Definitions of misconduct in office are necessarily broad. State v. Begyn, 34 N.J. 35 (1961). Culpability may attach to 1) any act which is wrongful in itself — malfeasance, or 2) any lawful act performed in an unlawful manner — misfeasance, or 3) omission to do any act which is required of him by the duties of his office — nonfeasance. However, the precise sub-labeling is not always found and is not requisite. Id. at 49. The gravamen of the charge of misconduct is malfeasance — the doing of an act which is positively unlawful or wrong.
Defendant relies heavily on State v. Duble, 172 N.J. Super. 72 (App.Div. 1979), where the Appellate Division reversed the conviction of a Trenton police officer for neglect of duty under N.J.S.A. 2A:135-1 (repealed). This law was not revised by the Criminal Code in 1979, nor is it the precursor of the "new" misconduct statute, N.J.S.A. 2C:30-2. The source statute referred to by the new law is N.J.S.A. 2A:85-1.
In Duble the defendant was charged with possession of heroin, which was found in his private locker, and with neglect of official duty for failing to file a written report relating to the CDS. He was acquitted of the possession charge but convicted of neglect of official duty. He appealed the conviction on the grounds that the statute under which he was indicted only proscribed "neglect to perform any duty imposed upon him by law". The Appellate Court agreed with defendant that the written report requirement was "purely administrative in character, affecting only the internal operation of the department and the conduct of its members. For breach thereof disciplinary proceedings may be available." Id. at 74.
Duble is inapplicable to the present case. The indictment in Duble charged the statutory offense of Neglect of Official Duty, 2A:135-1, which constituted a misdemeanor when "a public officer willfully refuses or neglects to perform any duty imposed upon him by law" [emphasis added]. The phrase "duty imposed upon him by law" is indeed present in 2C:30-2(b), but there is also an alternative phrase in the subsection which follows: "or is clearly inherent in the nature of his office". Defendant ignores the last phrase. Her interpretation of the statute would render this last phrase ineffective. Such constructions should be avoided. State v. Congdon, 76 N.J. Super. 493 (App.Div. 1962).
The instant indictment charges an offense "contrary to the provisions of N.J.S.A. 2C:30-2, without citing any subsection. It is obvious, however, that the language, "relating to her office but constituting an unauthorized exercise of her official functions" tracks the language of subsection (a) verbatim.
It is a general principle of statutory construction that words of a statute must not be considered to exist in a vacuum, without reference to relevant policy considerations, or without regard for words of the balance of the statute. That rubric applies here. Matter of Hotel and Restaurant Employees and Bartenders Intern. Union Local 54, 203 N.J. Super. 297 (App.Div. 1985), certif. den. 102 N.J. 352 (1985), cert. den. 475 U.S. 1085, 106 S.Ct. 1467, 89 L.Ed.2d 723 (1986). "When construing statutes which prescribe the duties and obligations of public officials, we recognize it is a practical impossibility to spell out with specificity every duty of the office and, therefore, courts take judicial notice of the duties which are inherent in the very nature of the office". State v. Deegan, 126 N.J. Super. 475 , 491-492 (App.Div. 1974).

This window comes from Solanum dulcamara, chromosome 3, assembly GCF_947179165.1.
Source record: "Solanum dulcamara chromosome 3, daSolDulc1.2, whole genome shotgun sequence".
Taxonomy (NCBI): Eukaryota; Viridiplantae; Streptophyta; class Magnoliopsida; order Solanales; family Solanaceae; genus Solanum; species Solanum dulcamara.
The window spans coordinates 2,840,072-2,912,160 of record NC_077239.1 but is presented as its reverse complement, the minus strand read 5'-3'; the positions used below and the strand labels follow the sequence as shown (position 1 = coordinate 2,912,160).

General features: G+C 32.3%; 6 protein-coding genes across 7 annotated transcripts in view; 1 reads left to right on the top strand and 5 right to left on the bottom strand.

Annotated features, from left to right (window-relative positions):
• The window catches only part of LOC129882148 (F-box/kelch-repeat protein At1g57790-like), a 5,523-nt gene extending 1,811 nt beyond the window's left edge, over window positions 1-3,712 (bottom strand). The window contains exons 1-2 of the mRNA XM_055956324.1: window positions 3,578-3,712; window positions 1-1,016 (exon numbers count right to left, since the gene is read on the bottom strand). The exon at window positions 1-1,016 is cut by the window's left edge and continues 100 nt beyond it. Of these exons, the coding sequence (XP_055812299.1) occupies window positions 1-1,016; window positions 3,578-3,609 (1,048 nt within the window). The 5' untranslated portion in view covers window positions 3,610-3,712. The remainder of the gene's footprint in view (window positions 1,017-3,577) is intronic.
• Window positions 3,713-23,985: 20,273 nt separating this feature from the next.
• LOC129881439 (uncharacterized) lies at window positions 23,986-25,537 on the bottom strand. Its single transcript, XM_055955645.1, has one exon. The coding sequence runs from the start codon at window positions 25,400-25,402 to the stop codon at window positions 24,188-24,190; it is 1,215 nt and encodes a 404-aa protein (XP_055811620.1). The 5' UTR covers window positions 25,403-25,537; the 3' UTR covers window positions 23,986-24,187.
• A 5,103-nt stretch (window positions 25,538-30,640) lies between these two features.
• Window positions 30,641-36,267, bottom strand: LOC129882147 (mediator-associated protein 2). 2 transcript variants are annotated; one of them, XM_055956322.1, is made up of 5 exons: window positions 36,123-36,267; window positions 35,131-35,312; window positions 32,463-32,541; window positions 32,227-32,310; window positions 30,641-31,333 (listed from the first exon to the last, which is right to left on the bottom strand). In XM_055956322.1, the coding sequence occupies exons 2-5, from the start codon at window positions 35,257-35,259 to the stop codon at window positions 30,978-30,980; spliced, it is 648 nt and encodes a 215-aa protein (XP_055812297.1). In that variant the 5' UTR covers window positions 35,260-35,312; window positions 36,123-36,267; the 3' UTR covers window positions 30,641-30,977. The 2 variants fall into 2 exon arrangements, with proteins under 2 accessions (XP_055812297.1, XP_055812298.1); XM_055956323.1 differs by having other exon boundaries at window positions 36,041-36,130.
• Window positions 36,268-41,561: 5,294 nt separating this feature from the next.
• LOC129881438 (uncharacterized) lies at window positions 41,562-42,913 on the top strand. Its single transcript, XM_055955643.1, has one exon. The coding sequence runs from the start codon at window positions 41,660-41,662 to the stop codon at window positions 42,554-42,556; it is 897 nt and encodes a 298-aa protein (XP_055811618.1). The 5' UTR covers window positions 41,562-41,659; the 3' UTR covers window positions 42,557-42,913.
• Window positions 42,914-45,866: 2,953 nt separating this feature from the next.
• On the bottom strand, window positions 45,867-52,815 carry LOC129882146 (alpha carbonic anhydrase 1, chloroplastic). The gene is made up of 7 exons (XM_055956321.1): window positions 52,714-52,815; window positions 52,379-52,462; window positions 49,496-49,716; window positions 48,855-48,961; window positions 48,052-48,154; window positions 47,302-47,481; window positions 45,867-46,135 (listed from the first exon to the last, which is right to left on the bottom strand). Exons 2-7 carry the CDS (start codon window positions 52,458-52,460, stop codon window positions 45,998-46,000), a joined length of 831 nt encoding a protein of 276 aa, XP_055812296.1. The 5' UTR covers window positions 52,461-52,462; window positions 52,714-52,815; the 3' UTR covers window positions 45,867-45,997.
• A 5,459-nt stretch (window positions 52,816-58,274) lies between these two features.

The Court rejects defendant's argument that the State's reliance on Ms. Maioranna's "inherent duties" amounts to an attempt to amend the indictment to charge a "new or different" crime than that found by the grand jury. The fact that the indictment employs the affirmative "duty to act" language of subsection (a) does not prevent the State from also alleging "omissions to act", in violation of subsection (b). N.J.S.A. 2C:30-2 is intended to consolidate the law as to both malfeasance and non-feasance by public officials, and is more than simply a recodification of 2A:135-1. It was meant to include all those offenses constituting misconduct at common law under 2A:85-1.
The language of 2C:30-2(a) evinces a clear legislative intent to make the crime of official misconduct applicable in situations where the actor undertakes or assumes to perform certain public duties by virtue of his or her office and as if incident to the office. If the actor then willfully engages in unlawful behavior which violates the duties undertaken or assumed, "he will not be heard to say that such duties were not required by or incidental to the office". State v. Silverstein, 41 N.J. 203 (1963); State v. Weleck, 10 N.J. 355 (1952) (allegation of source and duty not always necessary where the duties arise "out of the very nature of the office"); State v. Stevens, 203 N.J. Super. 59 , 65 (Law Div. 1984) ("No special or private law prescribed Stevens's duties. They are inherent duties of his office which may be judicially noticed").
Therefore, N.J.S.A. 2C:30-2 has to be read in pari materia. "Official functions" described in section (a) has to include those duties which are imposed by law or are clearly inherent or implicit in the nature of the office, in accordance with section (b) of the same statute.